I would remind you that each one of these four ways offers temporary security for a stiff price -- a person forfeits the possibility of genuine relationship with others. All four of these devices, which differ radically one from the other, express profound distrust of human nature or distrust of others. They are often based on the axiom: others will hurt me if they can; therefore I must not allow myself to become vulnerable.

It is easy for people to withdraw from those around them in many varied relationships of life. We begin early in life to practice withdrawal as a protective play whenever someone hurts us. Rather than being hurt again, we withdraw from the person who offended or hurt us. People flit from job to job and even person to person in trying to build friendships as they withdraw for fear of further pain.


It involves putting a safe distance between ourselves and others. The strategy is that you cannot see me if I do not get close to you, and if you cannot see me you cannot hurt me. Therefore, far too often we men only know each other on the surface, and our conversation with others is in the realm of trivia. I think a high percentage of saved men are actually lonely and have very few, if any, truly meaningful relationships in life because of the distance they have habitually and consistently put between themselves and others.

We married for the purpose of a meaningful, close, and intimate relationship, and instead we continue the withdrawal as a way of life.

Such an individual will share a bit of his inner self at times, but basically remains aloof and is a stranger with his loved ones under his own roof. Often this practice was begun at an early age, learned as a way of coping with hurts as a child in and out of the home.

Although the withdrawing individuals may comment or give advice to those who do share life with them, they never share anything of their true inner selves. When pressed by their wives or others to truly participate, they say they don't have any need to share. At best this creates the impression that they are fully self-sufficient, at worst that they are smugly looking down on others.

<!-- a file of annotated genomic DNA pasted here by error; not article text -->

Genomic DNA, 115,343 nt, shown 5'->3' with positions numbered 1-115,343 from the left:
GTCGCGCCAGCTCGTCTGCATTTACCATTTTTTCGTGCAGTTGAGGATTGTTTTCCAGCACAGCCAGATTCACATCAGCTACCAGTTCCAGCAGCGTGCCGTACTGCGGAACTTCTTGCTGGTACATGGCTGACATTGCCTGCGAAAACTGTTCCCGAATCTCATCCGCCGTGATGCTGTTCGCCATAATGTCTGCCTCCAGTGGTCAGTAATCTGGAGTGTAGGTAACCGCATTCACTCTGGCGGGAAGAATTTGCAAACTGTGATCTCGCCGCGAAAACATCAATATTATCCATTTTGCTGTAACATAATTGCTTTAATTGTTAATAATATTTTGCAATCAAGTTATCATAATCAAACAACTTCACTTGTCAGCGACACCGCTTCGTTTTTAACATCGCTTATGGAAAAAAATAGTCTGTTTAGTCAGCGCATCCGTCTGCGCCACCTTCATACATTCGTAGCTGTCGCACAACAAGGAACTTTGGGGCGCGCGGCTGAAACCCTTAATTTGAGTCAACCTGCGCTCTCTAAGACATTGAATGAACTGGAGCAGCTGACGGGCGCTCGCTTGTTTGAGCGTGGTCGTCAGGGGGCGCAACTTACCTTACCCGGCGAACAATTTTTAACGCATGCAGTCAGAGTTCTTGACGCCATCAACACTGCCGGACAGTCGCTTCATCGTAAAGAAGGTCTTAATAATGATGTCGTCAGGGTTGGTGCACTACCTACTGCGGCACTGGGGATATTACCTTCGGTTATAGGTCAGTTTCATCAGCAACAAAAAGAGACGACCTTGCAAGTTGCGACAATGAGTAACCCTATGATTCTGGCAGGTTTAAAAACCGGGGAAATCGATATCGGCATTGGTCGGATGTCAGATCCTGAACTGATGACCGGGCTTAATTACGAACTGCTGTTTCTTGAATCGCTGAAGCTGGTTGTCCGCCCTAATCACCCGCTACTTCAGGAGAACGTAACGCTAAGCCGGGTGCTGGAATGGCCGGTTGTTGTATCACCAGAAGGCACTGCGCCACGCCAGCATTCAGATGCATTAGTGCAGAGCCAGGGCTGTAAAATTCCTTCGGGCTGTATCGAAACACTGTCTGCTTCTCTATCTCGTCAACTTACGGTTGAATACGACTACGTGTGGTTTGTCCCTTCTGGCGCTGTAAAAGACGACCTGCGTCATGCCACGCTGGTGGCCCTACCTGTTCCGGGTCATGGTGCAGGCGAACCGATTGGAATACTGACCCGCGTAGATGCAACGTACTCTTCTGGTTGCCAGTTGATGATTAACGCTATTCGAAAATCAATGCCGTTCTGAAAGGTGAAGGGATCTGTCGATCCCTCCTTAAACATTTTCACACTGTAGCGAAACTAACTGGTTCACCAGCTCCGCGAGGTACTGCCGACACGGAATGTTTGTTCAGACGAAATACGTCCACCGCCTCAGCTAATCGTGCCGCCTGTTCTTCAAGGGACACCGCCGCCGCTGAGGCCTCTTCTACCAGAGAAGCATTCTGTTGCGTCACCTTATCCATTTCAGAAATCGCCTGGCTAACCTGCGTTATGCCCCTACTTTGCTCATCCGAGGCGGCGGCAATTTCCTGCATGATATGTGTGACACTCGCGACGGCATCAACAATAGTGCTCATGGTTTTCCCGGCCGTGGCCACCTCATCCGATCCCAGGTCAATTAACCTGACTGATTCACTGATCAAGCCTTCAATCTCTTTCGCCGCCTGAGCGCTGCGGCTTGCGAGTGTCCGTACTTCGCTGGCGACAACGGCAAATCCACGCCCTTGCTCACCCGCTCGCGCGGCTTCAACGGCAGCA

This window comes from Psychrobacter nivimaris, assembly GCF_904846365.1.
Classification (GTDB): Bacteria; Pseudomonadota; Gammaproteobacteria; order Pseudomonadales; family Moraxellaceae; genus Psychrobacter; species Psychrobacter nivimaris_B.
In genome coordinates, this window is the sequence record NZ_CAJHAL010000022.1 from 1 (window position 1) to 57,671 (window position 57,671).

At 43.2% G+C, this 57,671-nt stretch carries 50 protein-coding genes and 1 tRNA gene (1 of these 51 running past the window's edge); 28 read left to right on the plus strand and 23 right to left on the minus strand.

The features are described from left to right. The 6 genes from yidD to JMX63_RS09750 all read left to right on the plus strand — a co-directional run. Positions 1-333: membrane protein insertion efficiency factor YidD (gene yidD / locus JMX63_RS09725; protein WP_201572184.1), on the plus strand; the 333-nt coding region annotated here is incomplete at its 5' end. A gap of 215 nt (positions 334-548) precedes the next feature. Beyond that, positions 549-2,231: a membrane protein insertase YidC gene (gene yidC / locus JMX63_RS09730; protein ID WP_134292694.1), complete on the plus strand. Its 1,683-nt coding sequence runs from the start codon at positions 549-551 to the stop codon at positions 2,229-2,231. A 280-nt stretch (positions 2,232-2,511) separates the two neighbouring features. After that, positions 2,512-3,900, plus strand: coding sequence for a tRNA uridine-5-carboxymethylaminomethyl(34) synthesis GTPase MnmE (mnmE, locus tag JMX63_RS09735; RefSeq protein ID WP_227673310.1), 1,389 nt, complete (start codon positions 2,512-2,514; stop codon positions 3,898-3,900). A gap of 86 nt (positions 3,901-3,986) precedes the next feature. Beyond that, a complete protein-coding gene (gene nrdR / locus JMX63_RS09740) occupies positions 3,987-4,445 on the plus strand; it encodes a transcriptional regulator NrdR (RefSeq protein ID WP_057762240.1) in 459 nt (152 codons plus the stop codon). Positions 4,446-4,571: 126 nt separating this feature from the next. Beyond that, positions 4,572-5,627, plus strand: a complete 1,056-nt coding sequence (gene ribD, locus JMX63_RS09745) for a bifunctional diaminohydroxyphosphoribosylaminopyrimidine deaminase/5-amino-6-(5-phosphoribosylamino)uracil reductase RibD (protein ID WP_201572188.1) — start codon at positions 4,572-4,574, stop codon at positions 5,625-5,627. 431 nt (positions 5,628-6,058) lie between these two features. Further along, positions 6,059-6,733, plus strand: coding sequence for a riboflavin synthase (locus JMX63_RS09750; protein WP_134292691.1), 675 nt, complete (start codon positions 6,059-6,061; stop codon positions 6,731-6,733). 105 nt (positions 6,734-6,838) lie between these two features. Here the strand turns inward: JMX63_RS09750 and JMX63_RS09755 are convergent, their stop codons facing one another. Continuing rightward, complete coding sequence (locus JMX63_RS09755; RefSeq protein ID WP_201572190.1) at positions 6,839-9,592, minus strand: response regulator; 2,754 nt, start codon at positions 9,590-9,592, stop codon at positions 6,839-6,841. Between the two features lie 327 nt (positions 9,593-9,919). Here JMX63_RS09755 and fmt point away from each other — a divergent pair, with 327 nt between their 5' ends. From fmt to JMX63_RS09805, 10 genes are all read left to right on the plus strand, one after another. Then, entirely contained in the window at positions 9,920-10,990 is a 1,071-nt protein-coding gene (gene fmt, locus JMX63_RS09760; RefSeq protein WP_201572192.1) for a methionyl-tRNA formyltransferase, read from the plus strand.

In this kind of problem, the spouses grow apart and are farther and farther from each other. What they expected in marriage never comes to fruition, and they are both very lonely while with each other.

Many times the withdrawal is manifested in unwilling- ness to serve the Lord in the local church. Maybe the person has been hurt at some time in the past, but it need not be a reason for withdrawal from serving the Lord.

If the children or teens faced ridicule, taunts, criticism, put-downs, etc., from the parents and others significant to them, they will either withdraw or fight back as they try to maintain their personhood.


1. The person who withdraws is often shy -- he fears being rejected by others.

2. He erects a wall around his inner self so that people think they know him when they do not. This psychological wall permits him to see into others but prevents them from seeing into him. Thus he can safely make contact with others without becoming involved with them. There is no sharing and no participation, only observation of others in daily life.

3. This person has an element of fear and usually does not face the fact that he is a fear-prone person. Few of us consciously withdraw from people as a protection from people. We may regard our attitude toward others as a rightful indifference and speak of "I don't want to," for that sounds better than "I'm afraid to."

4. This person walls up his shaky confidence with an air of aloofness, hiding his true need for others behind a facade of self-sufficiency. While laughing on the outside the person may be crying on the inside.